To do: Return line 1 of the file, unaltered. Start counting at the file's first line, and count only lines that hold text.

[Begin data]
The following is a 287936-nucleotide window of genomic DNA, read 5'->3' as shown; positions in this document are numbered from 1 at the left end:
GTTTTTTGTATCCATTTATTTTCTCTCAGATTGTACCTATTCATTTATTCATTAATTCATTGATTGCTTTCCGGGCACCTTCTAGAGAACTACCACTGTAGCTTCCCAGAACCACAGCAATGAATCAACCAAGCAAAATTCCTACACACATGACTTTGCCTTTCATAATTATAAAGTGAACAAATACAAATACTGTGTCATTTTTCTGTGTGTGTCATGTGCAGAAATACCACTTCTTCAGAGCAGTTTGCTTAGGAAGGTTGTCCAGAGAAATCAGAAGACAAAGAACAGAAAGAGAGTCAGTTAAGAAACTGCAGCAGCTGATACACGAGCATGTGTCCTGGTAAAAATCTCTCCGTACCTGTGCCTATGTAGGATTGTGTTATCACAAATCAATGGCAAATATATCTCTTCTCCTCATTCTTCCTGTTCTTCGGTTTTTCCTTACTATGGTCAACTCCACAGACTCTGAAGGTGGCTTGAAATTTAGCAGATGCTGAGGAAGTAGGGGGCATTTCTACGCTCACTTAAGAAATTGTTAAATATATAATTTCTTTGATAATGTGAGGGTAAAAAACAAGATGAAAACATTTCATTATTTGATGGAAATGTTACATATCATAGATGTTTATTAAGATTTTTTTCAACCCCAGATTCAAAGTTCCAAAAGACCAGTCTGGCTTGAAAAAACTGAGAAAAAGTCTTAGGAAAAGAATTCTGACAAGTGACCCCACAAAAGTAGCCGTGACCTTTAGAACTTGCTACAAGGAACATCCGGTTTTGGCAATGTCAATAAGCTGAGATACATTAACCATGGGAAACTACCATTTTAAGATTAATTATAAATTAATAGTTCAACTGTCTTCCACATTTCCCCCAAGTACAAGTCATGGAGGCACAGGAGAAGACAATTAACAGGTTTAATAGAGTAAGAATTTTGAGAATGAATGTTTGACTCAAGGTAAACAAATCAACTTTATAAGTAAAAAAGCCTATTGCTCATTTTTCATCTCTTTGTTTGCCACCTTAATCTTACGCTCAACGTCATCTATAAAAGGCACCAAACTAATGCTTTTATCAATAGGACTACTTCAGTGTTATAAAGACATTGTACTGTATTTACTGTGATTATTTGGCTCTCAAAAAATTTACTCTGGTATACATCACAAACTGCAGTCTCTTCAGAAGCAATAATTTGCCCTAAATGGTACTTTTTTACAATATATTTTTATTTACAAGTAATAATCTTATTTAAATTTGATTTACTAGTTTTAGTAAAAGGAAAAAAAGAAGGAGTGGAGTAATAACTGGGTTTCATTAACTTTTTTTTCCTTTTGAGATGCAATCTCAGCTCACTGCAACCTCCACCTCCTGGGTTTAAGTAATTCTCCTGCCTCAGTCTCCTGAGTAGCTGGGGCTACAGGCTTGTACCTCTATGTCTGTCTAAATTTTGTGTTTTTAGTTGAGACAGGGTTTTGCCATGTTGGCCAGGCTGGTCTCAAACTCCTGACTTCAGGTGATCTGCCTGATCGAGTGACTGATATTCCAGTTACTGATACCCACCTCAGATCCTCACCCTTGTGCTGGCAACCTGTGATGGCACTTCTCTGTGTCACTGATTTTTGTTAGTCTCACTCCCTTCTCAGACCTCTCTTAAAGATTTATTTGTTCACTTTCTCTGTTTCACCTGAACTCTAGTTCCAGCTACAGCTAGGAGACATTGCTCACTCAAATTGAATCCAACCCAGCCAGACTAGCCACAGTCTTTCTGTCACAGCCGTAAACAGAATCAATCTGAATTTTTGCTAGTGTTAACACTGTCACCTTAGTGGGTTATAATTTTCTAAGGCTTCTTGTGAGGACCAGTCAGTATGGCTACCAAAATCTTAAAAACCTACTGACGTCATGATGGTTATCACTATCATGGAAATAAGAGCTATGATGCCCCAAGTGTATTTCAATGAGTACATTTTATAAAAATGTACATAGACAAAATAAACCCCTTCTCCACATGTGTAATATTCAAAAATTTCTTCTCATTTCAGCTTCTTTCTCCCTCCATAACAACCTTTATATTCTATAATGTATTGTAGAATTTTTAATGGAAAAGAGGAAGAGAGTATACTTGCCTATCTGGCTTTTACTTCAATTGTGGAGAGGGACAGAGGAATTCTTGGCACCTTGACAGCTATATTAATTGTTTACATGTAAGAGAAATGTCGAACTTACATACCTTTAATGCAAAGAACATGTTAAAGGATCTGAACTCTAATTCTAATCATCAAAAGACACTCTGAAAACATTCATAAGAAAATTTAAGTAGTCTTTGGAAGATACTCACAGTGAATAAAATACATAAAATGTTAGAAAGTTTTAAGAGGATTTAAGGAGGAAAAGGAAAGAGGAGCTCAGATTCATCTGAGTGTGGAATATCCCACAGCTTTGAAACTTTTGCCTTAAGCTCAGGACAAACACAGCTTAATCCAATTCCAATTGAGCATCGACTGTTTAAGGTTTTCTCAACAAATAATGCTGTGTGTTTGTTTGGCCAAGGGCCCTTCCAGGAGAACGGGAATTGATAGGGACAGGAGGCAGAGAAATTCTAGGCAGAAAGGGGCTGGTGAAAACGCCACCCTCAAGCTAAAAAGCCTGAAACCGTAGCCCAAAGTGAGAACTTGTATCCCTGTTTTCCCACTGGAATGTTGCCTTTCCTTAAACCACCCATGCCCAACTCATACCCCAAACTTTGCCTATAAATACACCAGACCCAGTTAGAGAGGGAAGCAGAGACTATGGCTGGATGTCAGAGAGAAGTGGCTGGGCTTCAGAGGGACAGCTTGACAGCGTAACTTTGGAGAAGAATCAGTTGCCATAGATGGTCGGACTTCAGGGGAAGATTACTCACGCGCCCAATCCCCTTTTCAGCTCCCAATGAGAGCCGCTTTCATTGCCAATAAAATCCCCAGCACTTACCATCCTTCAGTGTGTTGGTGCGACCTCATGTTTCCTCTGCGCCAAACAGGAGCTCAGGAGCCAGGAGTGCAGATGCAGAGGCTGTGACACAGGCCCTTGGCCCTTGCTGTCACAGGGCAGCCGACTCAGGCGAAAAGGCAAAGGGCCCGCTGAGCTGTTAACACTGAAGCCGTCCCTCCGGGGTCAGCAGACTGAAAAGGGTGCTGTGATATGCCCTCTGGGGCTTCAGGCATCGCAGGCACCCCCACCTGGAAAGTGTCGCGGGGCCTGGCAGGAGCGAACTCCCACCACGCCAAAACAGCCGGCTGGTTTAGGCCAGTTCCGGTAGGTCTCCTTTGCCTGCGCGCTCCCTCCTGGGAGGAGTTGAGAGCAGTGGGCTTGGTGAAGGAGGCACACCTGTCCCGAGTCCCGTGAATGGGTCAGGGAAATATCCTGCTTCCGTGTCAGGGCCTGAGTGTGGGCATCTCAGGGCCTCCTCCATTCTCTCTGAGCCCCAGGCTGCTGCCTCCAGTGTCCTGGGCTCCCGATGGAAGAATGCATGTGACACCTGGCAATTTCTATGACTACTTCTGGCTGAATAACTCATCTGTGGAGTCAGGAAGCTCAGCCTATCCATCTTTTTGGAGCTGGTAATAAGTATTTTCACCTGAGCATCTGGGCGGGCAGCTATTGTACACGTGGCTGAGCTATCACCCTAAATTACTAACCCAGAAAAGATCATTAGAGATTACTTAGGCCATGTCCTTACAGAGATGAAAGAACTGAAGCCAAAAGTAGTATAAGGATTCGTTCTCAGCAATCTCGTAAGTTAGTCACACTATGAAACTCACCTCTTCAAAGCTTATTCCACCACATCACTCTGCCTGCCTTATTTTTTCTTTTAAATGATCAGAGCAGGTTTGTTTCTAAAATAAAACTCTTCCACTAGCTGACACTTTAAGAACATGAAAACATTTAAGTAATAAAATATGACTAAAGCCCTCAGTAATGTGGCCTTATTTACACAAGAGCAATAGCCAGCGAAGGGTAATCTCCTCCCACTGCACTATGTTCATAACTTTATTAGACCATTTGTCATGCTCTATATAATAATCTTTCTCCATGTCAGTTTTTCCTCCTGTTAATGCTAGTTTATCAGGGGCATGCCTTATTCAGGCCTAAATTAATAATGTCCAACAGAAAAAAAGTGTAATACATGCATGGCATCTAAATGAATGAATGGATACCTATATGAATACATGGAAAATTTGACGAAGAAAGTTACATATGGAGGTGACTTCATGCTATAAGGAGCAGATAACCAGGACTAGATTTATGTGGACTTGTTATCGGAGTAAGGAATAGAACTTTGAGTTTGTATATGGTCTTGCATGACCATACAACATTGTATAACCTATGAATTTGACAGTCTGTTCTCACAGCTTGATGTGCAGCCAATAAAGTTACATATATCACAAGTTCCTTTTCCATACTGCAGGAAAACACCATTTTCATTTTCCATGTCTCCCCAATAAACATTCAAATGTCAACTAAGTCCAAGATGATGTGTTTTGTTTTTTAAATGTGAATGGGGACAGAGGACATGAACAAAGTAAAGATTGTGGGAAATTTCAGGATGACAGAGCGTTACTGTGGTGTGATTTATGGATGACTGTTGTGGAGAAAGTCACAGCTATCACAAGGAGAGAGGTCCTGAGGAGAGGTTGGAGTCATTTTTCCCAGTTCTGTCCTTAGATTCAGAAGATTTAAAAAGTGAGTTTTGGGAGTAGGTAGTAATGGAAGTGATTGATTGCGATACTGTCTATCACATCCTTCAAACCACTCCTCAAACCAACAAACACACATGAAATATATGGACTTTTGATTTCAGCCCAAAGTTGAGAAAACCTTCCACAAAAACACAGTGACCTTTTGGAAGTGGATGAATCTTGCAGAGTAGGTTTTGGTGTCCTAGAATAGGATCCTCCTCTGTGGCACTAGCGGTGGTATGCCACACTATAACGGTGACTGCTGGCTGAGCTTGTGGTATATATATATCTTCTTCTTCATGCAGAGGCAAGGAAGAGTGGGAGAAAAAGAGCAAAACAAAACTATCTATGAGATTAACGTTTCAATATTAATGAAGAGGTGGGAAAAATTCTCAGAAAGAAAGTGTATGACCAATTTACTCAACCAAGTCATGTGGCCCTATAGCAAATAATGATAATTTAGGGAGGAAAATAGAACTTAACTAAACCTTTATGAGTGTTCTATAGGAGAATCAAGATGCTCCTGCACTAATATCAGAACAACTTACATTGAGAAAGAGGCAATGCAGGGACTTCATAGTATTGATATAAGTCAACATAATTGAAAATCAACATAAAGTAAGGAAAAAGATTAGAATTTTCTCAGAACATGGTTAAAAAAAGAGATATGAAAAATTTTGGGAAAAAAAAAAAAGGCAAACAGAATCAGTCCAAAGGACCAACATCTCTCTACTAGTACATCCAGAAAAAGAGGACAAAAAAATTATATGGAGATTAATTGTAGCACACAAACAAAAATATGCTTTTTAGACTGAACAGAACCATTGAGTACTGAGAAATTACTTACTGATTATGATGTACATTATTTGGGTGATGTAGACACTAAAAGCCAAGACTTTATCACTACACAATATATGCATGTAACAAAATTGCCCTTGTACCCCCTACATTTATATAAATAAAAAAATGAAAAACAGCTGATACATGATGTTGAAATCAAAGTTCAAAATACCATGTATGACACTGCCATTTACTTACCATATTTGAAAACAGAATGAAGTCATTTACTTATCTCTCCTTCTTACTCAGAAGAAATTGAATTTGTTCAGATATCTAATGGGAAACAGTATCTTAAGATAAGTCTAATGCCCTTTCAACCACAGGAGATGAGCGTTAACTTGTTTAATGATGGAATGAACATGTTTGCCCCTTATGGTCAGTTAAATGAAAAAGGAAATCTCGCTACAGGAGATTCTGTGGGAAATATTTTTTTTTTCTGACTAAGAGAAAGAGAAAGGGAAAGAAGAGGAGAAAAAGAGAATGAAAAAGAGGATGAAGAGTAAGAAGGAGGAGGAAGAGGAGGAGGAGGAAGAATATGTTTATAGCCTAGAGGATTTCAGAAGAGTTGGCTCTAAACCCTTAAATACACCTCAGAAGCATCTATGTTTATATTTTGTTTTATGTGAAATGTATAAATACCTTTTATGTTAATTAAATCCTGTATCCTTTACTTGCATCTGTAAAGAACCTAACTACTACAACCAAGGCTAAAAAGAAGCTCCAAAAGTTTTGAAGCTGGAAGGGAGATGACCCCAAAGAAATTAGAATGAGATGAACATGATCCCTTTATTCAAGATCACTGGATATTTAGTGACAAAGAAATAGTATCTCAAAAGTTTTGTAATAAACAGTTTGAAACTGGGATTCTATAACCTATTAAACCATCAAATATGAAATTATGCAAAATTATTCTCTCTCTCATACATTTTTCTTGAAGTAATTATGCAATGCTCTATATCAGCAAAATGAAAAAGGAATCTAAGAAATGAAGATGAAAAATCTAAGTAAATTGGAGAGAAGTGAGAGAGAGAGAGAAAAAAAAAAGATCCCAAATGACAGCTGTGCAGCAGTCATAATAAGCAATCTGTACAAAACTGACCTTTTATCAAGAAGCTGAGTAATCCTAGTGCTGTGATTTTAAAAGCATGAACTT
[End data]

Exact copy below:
The following is a 287936-nucleotide window of genomic DNA, read 5'->3' as shown; positions in this document are numbered from 1 at the left end: